However, more than half of the companies in the sample (56%) do not allocate a fixed remuneration to the audit committee chair, alongside 13 companies not allocating any remuneration to the chair or at least not disclosing it.

Remuneration and nomination committees

Although not every company in our sample remunerates their audit committee members, even fewer companies pay their remuneration or nomination committee members. As previously discussed, a significant proportion of companies combine these two committees.

In companies that do maintain separate committees, we observe similar levels between the chair retainer for the remuneration and the nomination committees, with €3 130 and €2 885 respectively. Chairs’ per meeting fees for 2022 are €2 200 for the remuneration committee and €2 300 for the nomination committee.

Members of the remuneration and nomination committees average retainer fees of €2 070 and €2 050, respectively. Fees per meeting averaged €1 880 for remuneration committee and €2 000 for nomination committee.

The average total fee for nomination committee chairs is €15 550 compared to their remuneration committee counterparts, who average €14 200. Total fees for nomination committee members average €12 865, compared to the €11 115 average paid to remuneration committee members.

In companies where the two committees are combined, chairs have an average retainer of €4 270 and average meeting fee of €1 150. Chairs of the combined committees receive an average of total compensation €10 700.

Members of the same RemNom committee have an average retainer of €4 000 and €950 as an average meeting fee. Their average total compensation is €9 365.

Remuneration in shares

The 2020 Belgian Code on Corporate Governance provides in Principle 7.6 that NEDs “should receive part of their compensation in the form of shares in the company”. With that provision, Belgium is one of the few countries where listed companies are required (under the comply or explain principle) to include share-based elements in NED compensation.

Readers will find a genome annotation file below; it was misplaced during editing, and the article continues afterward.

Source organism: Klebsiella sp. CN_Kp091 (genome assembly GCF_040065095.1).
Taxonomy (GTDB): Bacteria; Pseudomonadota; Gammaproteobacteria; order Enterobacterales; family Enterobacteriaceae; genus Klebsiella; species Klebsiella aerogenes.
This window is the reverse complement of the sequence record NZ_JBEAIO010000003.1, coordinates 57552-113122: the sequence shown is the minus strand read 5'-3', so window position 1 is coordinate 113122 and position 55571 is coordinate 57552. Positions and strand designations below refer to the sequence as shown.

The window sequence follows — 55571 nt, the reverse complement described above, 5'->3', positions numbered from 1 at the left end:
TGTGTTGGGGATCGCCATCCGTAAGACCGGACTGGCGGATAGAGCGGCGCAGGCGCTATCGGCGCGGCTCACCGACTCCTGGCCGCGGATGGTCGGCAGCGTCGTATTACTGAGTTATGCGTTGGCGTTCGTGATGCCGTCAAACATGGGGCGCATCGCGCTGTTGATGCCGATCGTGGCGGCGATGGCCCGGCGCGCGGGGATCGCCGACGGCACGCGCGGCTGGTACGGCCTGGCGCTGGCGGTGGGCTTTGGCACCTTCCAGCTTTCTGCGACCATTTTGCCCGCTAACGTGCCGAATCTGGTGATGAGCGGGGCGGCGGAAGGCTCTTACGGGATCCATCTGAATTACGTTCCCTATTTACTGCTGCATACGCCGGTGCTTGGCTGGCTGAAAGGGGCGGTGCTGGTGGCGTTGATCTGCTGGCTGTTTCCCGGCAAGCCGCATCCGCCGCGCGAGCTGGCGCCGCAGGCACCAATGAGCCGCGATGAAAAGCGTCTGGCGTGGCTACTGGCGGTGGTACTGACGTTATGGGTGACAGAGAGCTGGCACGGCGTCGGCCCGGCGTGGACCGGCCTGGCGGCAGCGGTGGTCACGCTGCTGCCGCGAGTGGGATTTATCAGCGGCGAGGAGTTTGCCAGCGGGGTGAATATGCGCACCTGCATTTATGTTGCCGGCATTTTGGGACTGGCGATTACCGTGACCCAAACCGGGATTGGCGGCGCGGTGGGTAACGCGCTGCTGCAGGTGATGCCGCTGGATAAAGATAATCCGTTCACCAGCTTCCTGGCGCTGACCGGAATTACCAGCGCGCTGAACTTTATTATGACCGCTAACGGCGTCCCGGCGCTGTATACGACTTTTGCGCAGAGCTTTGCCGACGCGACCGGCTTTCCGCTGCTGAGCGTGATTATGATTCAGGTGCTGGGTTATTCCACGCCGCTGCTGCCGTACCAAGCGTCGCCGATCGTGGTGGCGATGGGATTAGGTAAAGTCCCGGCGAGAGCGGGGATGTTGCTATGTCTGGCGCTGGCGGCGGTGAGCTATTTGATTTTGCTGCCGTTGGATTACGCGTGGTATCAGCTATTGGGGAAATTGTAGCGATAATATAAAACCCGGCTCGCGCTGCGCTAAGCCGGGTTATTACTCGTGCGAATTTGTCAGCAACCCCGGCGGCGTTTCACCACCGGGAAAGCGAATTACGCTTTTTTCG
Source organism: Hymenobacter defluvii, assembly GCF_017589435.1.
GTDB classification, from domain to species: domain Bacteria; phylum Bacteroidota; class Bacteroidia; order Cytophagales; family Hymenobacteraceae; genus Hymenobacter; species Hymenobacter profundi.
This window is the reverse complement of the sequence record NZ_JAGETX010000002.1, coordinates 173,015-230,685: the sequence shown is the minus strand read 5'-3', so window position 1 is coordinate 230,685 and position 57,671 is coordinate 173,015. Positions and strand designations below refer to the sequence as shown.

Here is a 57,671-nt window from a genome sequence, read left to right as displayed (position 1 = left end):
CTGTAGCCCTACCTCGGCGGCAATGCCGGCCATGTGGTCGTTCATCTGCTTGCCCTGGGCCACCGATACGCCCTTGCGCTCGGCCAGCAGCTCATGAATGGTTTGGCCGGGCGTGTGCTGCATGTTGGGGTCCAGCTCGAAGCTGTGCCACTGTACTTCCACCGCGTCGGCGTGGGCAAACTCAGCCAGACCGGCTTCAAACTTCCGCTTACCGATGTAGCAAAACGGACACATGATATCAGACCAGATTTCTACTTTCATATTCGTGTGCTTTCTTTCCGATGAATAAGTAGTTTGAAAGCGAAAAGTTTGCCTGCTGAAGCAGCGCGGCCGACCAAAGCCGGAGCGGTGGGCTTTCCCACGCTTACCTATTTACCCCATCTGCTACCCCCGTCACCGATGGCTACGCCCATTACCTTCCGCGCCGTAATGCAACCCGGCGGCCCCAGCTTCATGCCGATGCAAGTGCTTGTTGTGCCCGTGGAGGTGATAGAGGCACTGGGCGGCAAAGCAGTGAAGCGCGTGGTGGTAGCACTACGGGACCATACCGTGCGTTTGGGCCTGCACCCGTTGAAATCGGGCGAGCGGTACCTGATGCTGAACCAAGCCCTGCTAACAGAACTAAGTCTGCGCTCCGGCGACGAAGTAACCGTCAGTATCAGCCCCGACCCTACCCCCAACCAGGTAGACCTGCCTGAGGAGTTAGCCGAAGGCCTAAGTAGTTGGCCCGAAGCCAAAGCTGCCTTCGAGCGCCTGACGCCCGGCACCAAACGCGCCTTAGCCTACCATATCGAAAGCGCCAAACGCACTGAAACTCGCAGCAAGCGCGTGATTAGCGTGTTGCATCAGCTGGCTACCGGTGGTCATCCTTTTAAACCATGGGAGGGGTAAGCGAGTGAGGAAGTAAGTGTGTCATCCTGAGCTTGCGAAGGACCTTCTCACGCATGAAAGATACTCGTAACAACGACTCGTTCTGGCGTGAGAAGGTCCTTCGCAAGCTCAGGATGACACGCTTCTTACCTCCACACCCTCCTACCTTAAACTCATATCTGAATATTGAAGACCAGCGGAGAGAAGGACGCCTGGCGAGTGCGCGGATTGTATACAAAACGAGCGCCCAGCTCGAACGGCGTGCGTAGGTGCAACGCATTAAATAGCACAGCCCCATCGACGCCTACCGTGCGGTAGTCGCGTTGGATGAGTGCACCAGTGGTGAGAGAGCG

This obligation was robustly argued during the adoption of the 2020 Code. The main issues ranged from the potential decrease of independence of NEDs and whether other means were available to ensure the long-term alignment of NEDs with shareholders, to the proposals’ technical complexity and the likely scale of impact considering the limited compensation levels of NEDs.

Based on our review, we do identify a small increase but overall the adoption rate of companies remains very limited. Indeed, among the 59 companies that form the Bel 20 and Bel Mid only 14 included a form of share-based compensation, rising from 10 in 2021. As noted in our 2021 survey, implementation of these schemes diverges greatly and does not often abide by the provisions of the Code. For example:

  • Some companies, such as Ackermans & van Haaren and Cofinimmo, do not grant stocks but rather require their NEDs to acquire them;
  • Others, such as Galapagos, grant additional cash remunerations subject to the requirement to use the net amount (after taxes) to acquire shares;
  • Some simply grant a number of shares to their NEDs (such as Groupe Bruxelles Lambert and Lotus Bakeries);
  • Companies such as AB Inbev, Argenx, Atenor, Bekaert and Umicore also include some form of share-based remuneration for board members;
  • KBC and Ageas place on record that such a scheme will be included in any future increase of board remuneration;
  • At Econocom Group, some of the executive directors, non-executive directors with operational functions and Executive Committee members benefit from stock option and/or performance share plans;
  • Deceuninck’s NEDs may receive subscription rights upon approval of the Annual General Meeting. This year it was approved to grant subscription rights under warrant plan.

Among the 45 companies that clearly state that they do not permit share-based remuneration, there is also divergence in the explanations provided. Some indicate that by their nature of their activities or their public status, the long-term alignment of NED is already provided. Other argue that granting shares would impede NED independence and long-term perspective. Some others indicate they cannot buy their own stocks for this scheme, or that they do not have treasury stocks available.

Since share-based remuneration schemes continue to be fairly new in Belgium, companies are adapting in a variety of ways. It is apparent that the majority continue to delay their decision on the introduction of the share-based remuneration mechanism by at least one year.

Considering the nature of the activities and the composition of the shareholdings of the companies listed in Belgium, it is legitimate to ask if the obligation included in Principle 7.6 is really appropriate and whether an option to provide shares would not be more suitable.